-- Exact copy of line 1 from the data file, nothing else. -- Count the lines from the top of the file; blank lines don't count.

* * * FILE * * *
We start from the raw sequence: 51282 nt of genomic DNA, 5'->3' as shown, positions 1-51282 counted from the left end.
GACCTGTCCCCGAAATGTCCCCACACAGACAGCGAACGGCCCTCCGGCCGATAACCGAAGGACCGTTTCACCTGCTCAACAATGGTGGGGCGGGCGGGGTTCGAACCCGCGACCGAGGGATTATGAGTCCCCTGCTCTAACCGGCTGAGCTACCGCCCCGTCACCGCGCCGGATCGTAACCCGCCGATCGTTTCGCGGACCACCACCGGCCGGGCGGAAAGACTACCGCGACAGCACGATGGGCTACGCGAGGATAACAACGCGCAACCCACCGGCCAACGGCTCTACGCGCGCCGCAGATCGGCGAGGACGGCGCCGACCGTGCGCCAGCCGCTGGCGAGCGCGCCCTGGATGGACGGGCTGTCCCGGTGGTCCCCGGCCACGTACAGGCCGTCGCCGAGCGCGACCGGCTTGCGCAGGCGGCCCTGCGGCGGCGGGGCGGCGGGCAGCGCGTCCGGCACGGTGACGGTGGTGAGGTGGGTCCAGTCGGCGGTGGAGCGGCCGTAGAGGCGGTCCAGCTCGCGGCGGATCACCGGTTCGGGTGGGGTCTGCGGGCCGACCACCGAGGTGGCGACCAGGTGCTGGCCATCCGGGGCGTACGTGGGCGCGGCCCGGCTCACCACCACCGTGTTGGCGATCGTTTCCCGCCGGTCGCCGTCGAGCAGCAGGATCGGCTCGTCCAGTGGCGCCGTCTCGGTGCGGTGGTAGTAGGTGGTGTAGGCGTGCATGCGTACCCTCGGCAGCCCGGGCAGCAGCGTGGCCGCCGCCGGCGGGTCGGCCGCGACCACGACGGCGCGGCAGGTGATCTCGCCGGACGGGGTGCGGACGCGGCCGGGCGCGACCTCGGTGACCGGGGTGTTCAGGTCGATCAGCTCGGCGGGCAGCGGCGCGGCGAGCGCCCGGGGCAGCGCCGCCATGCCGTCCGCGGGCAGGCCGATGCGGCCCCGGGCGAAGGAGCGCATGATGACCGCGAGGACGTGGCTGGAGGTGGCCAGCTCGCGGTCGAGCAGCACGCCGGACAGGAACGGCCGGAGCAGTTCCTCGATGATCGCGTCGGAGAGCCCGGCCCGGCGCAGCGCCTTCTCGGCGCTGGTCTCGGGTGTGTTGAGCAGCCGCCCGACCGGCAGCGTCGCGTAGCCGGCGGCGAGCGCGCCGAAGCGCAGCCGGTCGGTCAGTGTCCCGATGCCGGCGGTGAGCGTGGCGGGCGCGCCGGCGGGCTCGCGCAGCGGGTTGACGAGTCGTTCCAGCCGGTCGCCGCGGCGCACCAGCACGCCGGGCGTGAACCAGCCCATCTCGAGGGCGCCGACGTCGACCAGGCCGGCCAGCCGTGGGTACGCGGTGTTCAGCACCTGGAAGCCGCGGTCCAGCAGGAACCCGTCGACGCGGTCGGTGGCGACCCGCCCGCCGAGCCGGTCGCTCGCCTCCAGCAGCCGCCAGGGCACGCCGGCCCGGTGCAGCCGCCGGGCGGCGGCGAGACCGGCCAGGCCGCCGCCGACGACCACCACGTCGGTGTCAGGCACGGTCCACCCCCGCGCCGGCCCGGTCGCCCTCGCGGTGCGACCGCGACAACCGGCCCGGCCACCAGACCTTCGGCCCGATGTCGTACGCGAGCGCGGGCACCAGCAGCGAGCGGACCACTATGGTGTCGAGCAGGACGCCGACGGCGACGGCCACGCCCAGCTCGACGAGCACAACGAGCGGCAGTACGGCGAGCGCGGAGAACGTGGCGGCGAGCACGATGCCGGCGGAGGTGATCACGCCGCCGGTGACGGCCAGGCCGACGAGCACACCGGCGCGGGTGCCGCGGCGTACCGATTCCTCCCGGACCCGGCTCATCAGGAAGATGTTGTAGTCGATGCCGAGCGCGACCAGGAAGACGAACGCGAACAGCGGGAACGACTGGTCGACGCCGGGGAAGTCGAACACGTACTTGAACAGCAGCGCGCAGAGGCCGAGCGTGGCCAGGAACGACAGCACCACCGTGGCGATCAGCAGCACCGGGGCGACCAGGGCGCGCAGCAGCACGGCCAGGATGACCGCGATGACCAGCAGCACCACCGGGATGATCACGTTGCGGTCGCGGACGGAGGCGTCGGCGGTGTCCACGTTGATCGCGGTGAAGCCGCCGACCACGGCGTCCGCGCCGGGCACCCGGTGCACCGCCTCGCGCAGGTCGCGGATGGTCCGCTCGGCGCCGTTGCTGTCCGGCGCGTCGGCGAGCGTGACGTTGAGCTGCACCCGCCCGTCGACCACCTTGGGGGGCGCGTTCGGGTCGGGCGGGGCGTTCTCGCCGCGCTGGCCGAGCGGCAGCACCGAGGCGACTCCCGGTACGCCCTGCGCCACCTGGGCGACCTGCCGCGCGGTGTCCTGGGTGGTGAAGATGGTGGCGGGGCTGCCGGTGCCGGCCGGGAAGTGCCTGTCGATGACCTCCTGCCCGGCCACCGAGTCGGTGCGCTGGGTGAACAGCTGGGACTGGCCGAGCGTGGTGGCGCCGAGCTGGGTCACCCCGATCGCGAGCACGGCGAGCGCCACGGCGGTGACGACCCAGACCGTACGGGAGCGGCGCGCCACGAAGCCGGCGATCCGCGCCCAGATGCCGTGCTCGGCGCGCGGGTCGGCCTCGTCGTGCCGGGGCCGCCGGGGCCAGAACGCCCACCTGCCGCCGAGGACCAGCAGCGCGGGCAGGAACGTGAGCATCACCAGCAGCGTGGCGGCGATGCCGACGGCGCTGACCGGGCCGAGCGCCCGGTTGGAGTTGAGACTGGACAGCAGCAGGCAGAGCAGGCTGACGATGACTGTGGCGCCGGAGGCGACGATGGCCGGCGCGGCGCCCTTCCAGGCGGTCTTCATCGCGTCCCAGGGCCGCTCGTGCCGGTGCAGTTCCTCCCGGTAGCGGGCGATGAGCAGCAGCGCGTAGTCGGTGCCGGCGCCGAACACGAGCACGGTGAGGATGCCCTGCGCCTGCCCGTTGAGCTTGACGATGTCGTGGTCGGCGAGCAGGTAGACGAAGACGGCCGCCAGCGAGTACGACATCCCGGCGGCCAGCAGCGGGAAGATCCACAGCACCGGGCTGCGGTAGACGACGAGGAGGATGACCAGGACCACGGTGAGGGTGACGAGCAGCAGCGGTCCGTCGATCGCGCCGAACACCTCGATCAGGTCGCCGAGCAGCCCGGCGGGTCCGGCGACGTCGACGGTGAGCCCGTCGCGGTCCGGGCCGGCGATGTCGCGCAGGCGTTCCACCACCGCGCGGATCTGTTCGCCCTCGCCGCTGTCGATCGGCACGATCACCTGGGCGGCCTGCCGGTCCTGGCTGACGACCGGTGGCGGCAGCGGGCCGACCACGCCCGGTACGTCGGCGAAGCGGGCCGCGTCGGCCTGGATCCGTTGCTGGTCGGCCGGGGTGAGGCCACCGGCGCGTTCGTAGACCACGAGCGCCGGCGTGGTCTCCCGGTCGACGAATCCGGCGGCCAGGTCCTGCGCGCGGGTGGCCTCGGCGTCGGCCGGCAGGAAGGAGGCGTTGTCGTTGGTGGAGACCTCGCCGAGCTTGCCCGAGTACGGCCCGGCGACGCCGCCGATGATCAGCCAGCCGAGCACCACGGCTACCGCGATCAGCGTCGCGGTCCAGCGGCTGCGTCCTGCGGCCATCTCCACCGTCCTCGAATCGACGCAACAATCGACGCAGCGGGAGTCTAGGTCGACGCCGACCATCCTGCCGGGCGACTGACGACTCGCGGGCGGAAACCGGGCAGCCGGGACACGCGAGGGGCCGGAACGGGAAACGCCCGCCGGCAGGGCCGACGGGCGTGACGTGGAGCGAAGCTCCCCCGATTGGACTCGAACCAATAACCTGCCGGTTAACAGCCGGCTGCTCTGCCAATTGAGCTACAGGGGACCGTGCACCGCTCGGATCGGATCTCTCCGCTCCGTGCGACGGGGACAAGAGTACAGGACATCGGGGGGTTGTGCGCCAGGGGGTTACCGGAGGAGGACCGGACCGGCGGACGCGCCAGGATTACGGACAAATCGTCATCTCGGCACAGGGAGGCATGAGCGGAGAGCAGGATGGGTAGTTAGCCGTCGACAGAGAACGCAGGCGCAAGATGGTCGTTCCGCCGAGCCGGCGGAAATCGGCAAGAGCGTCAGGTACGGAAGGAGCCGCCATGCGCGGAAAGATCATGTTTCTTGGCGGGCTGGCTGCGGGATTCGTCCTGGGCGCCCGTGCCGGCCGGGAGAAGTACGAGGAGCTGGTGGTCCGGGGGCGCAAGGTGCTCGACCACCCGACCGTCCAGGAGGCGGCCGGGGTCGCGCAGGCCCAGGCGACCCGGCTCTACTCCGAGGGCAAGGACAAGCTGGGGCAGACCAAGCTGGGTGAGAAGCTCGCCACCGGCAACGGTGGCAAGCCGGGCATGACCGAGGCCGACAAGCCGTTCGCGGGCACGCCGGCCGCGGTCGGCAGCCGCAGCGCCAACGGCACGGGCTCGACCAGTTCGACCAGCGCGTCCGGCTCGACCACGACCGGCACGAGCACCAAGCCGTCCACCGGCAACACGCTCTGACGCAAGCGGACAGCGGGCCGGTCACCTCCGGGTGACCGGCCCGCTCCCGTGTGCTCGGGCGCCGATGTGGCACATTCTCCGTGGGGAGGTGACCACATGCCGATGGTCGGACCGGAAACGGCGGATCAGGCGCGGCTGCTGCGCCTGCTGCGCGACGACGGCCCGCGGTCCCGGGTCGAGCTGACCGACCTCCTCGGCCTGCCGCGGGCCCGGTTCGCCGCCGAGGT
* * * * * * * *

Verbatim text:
We start from the raw sequence: 51282 nt of genomic DNA, 5'->3' as shown, positions 1-51282 counted from the left end.